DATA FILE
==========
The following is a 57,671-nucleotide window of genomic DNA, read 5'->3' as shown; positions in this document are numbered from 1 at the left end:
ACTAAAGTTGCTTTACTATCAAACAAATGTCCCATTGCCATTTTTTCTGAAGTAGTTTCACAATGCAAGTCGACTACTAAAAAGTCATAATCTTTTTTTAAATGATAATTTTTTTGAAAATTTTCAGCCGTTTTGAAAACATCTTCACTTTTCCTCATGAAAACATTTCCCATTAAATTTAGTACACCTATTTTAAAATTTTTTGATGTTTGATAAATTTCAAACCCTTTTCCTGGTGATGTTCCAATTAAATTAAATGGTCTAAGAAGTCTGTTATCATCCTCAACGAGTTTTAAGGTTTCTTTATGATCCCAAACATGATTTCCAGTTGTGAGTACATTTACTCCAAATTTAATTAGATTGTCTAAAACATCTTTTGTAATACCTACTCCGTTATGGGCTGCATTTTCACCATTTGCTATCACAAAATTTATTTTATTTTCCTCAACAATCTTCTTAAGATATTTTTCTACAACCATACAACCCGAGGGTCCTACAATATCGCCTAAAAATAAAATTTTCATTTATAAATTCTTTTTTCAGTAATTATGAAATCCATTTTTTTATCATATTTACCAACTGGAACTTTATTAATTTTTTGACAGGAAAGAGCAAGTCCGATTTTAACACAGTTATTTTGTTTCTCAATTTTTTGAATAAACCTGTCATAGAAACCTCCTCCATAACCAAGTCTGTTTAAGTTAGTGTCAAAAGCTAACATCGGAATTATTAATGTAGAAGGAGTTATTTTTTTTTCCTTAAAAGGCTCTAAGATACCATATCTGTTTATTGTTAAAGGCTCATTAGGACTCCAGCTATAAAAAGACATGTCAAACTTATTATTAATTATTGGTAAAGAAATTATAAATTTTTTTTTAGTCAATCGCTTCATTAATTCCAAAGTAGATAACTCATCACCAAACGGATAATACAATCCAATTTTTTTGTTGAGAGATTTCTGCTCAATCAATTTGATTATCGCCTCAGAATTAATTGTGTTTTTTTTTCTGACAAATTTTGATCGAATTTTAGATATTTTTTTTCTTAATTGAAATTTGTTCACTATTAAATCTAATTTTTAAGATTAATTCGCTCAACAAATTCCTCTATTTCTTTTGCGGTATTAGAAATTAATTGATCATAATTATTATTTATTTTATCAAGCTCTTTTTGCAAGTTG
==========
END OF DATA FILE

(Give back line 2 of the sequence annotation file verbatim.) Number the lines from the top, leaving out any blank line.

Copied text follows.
ACTAAAGTTGCTTTACTATCAAACAAATGTCCCATTGCCATTTTTTCTGAAGTAGTTTCACAATGCAAGTCGACTACTAAAAAGTCATAATCTTTTTTTAAATGATAATTTTTTTGAAAATTTTCAGCCGTTTTGAAAACATCTTCACTTTTCCTCATGAAAACATTTCCCATTAAATTTAGTACACCTATTTTAAAATTTTTTGATGTTTGATAAATTTCAAACCCTTTTCCTGGTGATGTTCCAATTAAATTAAATGGTCTAAGAAGTCTGTTATCATCCTCAACGAGTTTTAAGGTTTCTTTATGATCCCAAACATGATTTCCAGTTGTGAGTACATTTACTCCAAATTTAATTAGATTGTCTAAAACATCTTTTGTAATACCTACTCCGTTATGGGCTGCATTTTCACCATTTGCTATCACAAAATTTATTTTATTTTCCTCAACAATCTTCTTAAGATATTTTTCTACAACCATACAACCCGAGGGTCCTACAATATCGCCTAAAAATAAAATTTTCATTTATAAATTCTTTTTTCAGTAATTATGAAATCCATTTTTTTATCATATTTACCAACTGGAACTTTATTAATTTTTTGACAGGAAAGAGCAAGTCCGATTTTAACACAGTTATTTTGTTTCTCAATTTTTTGAATAAACCTGTCATAGAAACCTCCTCCATAACCAAGTCTGTTTAAGTTAGTGTCAAAAGCTAACATCGGAATTATTAATGTAGAAGGAGTTATTTTTTTTTCCTTAAAAGGCTCTAAGATACCATATCTGTTTATTGTTAAAGGCTCATTAGGACTCCAGCTATAAAAAGACATGTCAAACTTATTATTAATTATTGGTAAAGAAATTATAAATTTTTTTTTAGTCAATCGCTTCATTAATTCCAAAGTAGATAACTCATCACCAAACGGATAATACAATCCAATTTTTTTGTTGAGAGATTTCTGCTCAATCAATTTGATTATCGCCTCAGAATTAATTGTGTTTTTTTTTCTGACAAATTTTGATCGAATTTTAGATATTTTTTTTCTTAATTGAAATTTGTTCACTATTAAATCTAATTTTTAAGATTAATTCGCTCAACAAATTCCTCTATTTCTTTTGCGGTATTAGAAATTAATTGATCATAATTATTATTTATTTTATCAAGCTCTTTTTGCAAGTTG